As I said before, if a professional MLB pitcher can’t throw a pitch without legitimate concern about frequently hitting a batter, than that guy isn’t an MLB pitcher.

      • ptfu - Apr 26, 2014 at 9:02 PM

        I don’t disagree with that.

        In fact, every pitcher is eventually gonna hit someone. In 1992 Greg Maddux pitched brilliantly, won 20 games and the first of four Cy Young Awards…and led the league in hit batters. Yes, he had good control even then, and yes, pitching inside is part of the game, and yes, some hitters crowd the plate.

        The point is, things happen even to the best pitchers, and no one wants an accident (regardless of how unlikely it might be). If players think pine tar might prevent a few accidents then it’s easy to see why they don’t complain when other pitchers use it.

      • tfbuckfutter - Apr 26, 2014 at 9:16 PM

        But players DON’T think it prevents accidents (which happen anyway….often on purpose, and with extra control because of the skirting of rules)….they know it helps the pitcher locate his pitches.

        They don’t speak up because it is also helping their pitchers. You don’t think the Red Sox, now that they’ve “snitched” are going to have extra scrutiny on them next time Clay goes out there in a dome slathered in “sunscreen”?

        It needs to either be accepted across the board or condemned across the board. Allow it or try to eradicate it. But everyone should be playing on the same level. If they really think it’s a safety concern than let the pitchers put stick’em on the ball. Make it out of velcro. Whatever. But it’s the unbalanced application and acceptance that’s problematic.

  10. keltictim - Apr 26, 2014 at 6:11 PM

    Well there tbuck thanks for not actually reading my comment. Or maybe you just didn’t understand it. I left pitchers comments out of my comment on purpose as their thoughts have been well covered. I was only talking about the people who are actually affected by the pine tar. Plus I didn’t actually give my opinion on the use of pine tar, so you must be one of those x men who can read my mind. There are plenty of occasions when a position player wants to make a comment about pitchers and doesn’t want to offend his own pitching staff, so they breakout the old “you can quote me, but don’t use my name.”, yet the “anonymous” quote has been mysteriously absent during this scandal. So what’s the real reason for your disdain for my comment? It’s awful tough being an armchair player trying to hit one of those darn pine tar breaking balls huh? Just admit it, you don’t know if pine tar affects the ball more than rosin, it’s ok to not know. Maybe you could call those myth buster guys, they could do a segment and you could get a shout out for suggesting it! That would be swell.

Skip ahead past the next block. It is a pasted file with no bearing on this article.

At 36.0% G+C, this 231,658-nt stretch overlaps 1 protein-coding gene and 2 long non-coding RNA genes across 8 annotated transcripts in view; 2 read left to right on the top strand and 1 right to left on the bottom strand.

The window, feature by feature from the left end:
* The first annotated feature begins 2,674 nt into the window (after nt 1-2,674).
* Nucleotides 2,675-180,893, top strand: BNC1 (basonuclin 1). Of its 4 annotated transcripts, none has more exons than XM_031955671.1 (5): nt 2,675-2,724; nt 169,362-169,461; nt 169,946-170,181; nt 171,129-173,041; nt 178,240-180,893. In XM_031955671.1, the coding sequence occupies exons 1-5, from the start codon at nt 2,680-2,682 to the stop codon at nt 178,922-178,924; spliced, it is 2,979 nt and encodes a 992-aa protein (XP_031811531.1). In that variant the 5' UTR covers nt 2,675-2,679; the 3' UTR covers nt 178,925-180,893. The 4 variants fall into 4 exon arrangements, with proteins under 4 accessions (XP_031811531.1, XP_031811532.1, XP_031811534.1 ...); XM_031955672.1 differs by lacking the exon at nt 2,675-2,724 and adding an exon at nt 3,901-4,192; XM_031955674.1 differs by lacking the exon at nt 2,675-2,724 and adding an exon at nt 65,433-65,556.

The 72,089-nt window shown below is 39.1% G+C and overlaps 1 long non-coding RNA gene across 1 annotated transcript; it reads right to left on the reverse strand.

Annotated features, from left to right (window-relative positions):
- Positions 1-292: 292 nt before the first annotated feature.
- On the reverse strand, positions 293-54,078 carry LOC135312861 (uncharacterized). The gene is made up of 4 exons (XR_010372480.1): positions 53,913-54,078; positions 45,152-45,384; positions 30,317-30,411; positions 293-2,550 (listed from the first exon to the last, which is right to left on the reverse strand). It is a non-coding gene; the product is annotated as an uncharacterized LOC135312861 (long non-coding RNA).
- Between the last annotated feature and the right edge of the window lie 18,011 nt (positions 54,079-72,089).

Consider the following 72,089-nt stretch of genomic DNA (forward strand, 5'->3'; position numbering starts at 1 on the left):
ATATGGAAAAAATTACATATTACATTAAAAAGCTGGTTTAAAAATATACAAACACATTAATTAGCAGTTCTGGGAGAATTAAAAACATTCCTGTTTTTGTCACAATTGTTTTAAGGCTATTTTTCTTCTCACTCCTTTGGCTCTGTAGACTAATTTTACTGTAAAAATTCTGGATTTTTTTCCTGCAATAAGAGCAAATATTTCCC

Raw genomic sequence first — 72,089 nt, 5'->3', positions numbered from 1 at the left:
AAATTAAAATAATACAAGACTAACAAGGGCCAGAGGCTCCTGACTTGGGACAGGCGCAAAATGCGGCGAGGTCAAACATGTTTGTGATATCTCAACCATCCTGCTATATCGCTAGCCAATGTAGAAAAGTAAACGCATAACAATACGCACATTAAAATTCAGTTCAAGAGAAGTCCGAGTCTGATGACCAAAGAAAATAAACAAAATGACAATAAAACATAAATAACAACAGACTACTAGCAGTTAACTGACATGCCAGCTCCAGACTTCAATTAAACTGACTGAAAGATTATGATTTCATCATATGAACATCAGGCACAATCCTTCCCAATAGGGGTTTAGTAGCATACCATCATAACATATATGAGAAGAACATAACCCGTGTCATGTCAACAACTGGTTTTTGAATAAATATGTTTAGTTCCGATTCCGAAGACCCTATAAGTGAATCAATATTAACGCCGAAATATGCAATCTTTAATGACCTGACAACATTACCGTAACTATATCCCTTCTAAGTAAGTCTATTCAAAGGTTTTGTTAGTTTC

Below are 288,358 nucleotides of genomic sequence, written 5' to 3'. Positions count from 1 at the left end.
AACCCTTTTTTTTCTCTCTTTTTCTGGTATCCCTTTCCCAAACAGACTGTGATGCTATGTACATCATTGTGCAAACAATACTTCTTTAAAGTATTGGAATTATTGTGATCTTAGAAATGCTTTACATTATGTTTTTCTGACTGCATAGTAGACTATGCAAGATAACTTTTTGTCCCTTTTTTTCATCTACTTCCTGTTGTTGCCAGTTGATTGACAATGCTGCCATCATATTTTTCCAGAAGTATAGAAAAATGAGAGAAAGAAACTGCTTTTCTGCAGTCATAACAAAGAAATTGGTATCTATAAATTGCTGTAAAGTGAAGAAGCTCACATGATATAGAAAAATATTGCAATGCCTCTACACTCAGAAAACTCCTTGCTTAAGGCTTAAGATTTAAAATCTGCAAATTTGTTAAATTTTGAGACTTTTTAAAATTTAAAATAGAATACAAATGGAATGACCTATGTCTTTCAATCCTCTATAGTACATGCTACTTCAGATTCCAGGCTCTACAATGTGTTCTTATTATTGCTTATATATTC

• tfbuckfutter - Apr 26, 2014 at 6:25 PM

      Dafuq you babbling about?

  11. deedee2die4 - Apr 26, 2014 at 8:03 PM

    I think when a Yankee is caught cheating, the rules need to be changed. That or do an Andy PEDitte crybaby act, then throw your own dad under a bus.

  12. deedee2die4 - Apr 26, 2014 at 8:06 PM

    Joe “He looked the other way” Torre’ will certainly be tough on Pinhead* … Like he, himself getting into the HoF after penciled in more cheats that any manger in history … Well maybe Tony LaJussa* penciled in more and he got into the HoF* too!!!!

    The wolf* is guarding the hen house.

  13. Rick Cosmo - Apr 26, 2014 at 9:47 PM

    if it’s ok for hitters, why is it not ok for pitchers?

  14. disgracedfury - Apr 26, 2014 at 10:49 PM

    Why is only bloggers,fans and sports journalist care?Other pitchers,Managers and hitters don’t care and haven’t used the word “cheater” so why are fans so upset.

    Pineda didn’t cheat he just was careless.Fans and sports writers think different but even Farrell before the game said as long as he hides it he didn’t care.

  15. keltictim - Apr 27, 2014 at 9:11 AM

    Farrell was forced to “snitch”. Pinedas infraction was so blatant he would have looked like a moron had he not said something. If everyone in the league has a “gentlemans agreement” that it’s ok to use the tar on cold or damp nights as long as it’s discreet, what is the issue? Does anybody truly believe after pinedas first infraction, nobody explained to him that he needs to be subtle about it? Forget the lack of interpreters, your telling me there isn’t a Spanish speaking teammate that didn’t tell him what he did wrong? Then he comes out with globs of it on his neck! It’s like he was insulting the intelligence of the Red Sox players and staff, not to mention the fans watching on tv.

  16. mickton - Apr 30, 2014 at 4:10 PM

    Pine tar nail files sand paper vasoline anything used to dr baseballs & such flight of said base ball should remain banned I don’t care if it is a cold drizzly day in hell,
    If you’re gonna let pitchers dr the ball to create a competitive edge allow steroids.
    What’s next